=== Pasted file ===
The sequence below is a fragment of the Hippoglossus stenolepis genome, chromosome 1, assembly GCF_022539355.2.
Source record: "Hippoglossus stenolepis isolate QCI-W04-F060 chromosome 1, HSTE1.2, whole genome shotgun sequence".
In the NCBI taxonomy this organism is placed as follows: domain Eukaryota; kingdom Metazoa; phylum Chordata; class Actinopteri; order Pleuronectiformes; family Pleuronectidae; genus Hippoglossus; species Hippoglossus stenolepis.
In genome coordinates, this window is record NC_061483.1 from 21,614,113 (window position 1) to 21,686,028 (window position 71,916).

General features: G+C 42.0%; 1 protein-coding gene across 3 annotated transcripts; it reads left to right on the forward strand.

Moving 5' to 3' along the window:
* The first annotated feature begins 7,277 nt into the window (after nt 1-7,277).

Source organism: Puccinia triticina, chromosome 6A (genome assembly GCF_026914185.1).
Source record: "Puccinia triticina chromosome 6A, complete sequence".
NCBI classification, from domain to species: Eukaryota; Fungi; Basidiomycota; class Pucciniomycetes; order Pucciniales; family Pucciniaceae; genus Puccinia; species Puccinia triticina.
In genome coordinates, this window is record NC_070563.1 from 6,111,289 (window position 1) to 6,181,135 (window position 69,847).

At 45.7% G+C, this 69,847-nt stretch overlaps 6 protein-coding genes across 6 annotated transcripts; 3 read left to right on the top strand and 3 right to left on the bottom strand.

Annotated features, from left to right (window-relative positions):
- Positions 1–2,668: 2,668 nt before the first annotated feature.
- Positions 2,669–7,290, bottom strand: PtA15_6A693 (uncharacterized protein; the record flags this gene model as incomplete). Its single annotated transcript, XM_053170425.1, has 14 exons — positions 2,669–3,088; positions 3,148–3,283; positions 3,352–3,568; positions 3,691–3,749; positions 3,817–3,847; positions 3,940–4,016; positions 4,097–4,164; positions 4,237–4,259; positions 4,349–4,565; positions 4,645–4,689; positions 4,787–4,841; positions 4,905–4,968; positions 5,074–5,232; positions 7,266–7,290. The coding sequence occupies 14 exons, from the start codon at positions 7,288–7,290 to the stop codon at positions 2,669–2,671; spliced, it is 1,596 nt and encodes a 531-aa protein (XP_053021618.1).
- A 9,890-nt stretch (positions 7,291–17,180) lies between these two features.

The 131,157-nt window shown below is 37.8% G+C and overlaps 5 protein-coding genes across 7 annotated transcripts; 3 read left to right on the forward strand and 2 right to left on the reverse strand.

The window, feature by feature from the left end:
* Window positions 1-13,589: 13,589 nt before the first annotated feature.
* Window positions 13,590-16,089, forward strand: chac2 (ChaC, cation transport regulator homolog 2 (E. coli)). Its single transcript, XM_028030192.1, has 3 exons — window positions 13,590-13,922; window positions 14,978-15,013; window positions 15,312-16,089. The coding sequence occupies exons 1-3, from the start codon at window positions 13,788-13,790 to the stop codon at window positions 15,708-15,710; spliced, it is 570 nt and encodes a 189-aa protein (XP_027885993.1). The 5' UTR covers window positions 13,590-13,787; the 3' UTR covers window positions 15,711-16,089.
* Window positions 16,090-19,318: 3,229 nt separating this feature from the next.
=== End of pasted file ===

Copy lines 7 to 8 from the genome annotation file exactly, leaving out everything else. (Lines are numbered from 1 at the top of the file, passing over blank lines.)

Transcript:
* The first annotated feature begins 7,277 nt into the window (after nt 1-7,277).

Source organism: Puccinia triticina, chromosome 6A (genome assembly GCF_026914185.1).